New Sacred Heart Poll Examines Connecticut’s Top Issues
A new poll from Sacred Heart University’s Institute for Public Policy depicts wide concern about school safety, the high cost of living and housing in Connecticut and efforts to mitigate the state’s budget crisis by building electronic tolls. Most respondents also favor instituting higher taxes on electronic cigarettes, and many spoke of leaving the state in the next five years because of the high cost of living.
The comprehensive, 42-question telephone survey of 1,004 Connecticut residents took place between Feb. 13 and March 4. A significant majority of those surveyed also said they strongly oppose a new proposed sales tax on groceries and medications.
Overall, 59.3 percent of survey respondents believe their quality of life is either “excellent” (15.5 percent) or “good” (43.8 percent). However, a higher rate of respondents (62.2 percent) believe maintaining their standard of living is “very difficult” (21.4 percent) or “somewhat difficult” (40.8 percent). Top reasons for this difficulty included increased/high taxes overall (57.3 percent) and state tax increase (56.6 percent). Respondents feel there is a dearth of affordable housing for renters making minimum wage and for first-time home buyers, and 38.7 percent said they are considering moving in the next five years, mostly (71.7 percent) outside Connecticut.
In key findings regarding issues facing the state, respondents supported increasing state grants for school districts to implement safety improvements by a 61.7 percentage-point margin, raising the minimum age to purchase e-cigarettes from 18 to 21 years old by a 59.8 percentage-point margin and raising the minimum wage from $10.10 to $15 an hour by a 44.8 percentage-point margin. Respondents also opposed implementing a sales tax on groceries and medications by an 80.3 percentage-point margin.
Regarding electronic tolling, or e-tolling, a majority of respondents (54.5 percent) reported they would alter their driving habits by avoiding toll roads should e-tolling be implemented on major highways in the state. In addition, while 39.8 percent of respondents believe the expected revenue of $1 billion would be worth a $100-million investment by the state to implement e-tolling, 38.5 percent do not believe e-tolling is worth such an investment. However, 36.2 percent of respondents are “more likely” to support this initiative if the state puts the funds into the transportation lockbox and guarantee it would only be spent on roads, bridges and highways.
School safety is a major concern, especially among survey respondents who are parents. A majority of Connecticut respondents with children in public schools (51.1 percent) reported fearing for their safety when they are in school. Most (87 percent) feel improving schools’ physical infrastructure—such as increasing cameras, metal detectors, etc.—is an “effective” way to combat school shootings. On the question on training and arming teachers, respondents were almost evenly divided with 47.2 percent in favor and slightly more (48.8 percent) opposed.
On the topic of e-cigarettes, 75.1 percent of respondents support limiting the use of e-cigarettes indoors in public places, and 70.8 percent support raising the sales tax for e-cigarettes.
Finally, regarding the national issue of border security, 51.9 percent of respondents support increasing funds for security along the southern border. However, a similar rate of respondents disagree that this funding should include funds for a border wall (53 percent).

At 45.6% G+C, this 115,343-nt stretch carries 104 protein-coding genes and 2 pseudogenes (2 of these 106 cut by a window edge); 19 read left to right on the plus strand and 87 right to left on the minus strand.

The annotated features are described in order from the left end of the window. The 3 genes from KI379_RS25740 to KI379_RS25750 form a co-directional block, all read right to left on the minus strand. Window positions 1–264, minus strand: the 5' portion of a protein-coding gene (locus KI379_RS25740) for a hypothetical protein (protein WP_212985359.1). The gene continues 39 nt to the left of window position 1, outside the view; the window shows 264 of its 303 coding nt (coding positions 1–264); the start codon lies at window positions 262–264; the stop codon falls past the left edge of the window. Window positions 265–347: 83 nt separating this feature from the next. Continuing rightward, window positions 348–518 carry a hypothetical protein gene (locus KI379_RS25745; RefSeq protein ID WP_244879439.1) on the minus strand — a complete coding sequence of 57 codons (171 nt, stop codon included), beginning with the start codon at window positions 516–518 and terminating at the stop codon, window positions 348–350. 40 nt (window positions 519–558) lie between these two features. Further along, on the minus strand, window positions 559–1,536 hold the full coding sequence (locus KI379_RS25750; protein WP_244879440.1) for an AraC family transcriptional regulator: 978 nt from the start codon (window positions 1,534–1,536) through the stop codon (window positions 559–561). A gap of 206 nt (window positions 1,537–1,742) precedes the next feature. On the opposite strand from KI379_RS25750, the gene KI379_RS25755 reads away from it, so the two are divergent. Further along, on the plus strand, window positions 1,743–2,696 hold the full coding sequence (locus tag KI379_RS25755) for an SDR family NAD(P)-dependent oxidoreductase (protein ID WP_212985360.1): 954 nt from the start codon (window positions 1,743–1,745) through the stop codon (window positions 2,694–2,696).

“Now that the state and federal elections are past, Connecticut residents are focusing more intently on issues that strike closer to home, such as the high cost of living in our state, school safety and efforts to address Connecticut’s fiscal crisis,” noted Lesley DeNardis, executive director of the Institute for Public Policy and director of Sacred Heart University’s Master of Public Administration (MPA) program. “Based on our survey, there is strong support for an increased minimum wage and shared concern about electronic tolling. And when it comes to school safety, most respondents favor increased security but clearly reject the arming of teachers.”
Great Blue Research, Inc., created this survey in conjunction with students in SHU’s MPA program, specifically its public policy and law course. Working under the direction of DeNardis, students assisted with background research on policy issues, as well as the selection of poll topics.
“The policy polling lab is a unique and important aspect of the SHU poll that differentiates ours from other university polls and MPA programs,” she said. “By integrating the policy poll into the curriculum, this involvement speaks to our commitment to active, engaged and experiential learning at SHU.” Students are researching in real time issues that are currently before the Connecticut General Assembly, devising a survey research instrument and analyzing the results during this 12-week course. GreatBlue also conducted the Connecticut-specific scientific telephone survey on behalf of the SHU Institute for Public Policy, interviewing 1,004 respondents. Statistically, this sampling represents a margin for error of +/-3.01 percent at a 95-percent confidence level.
The University’s Institute for Public Policy was established in 2017 in the College of Arts & Sciences. It conducts public policy research, hosts public forums and workshops and serves as a public-policy learning incubator for students.
A PDF file of complete polling results is available at www.sacredheart.edu/pollresults.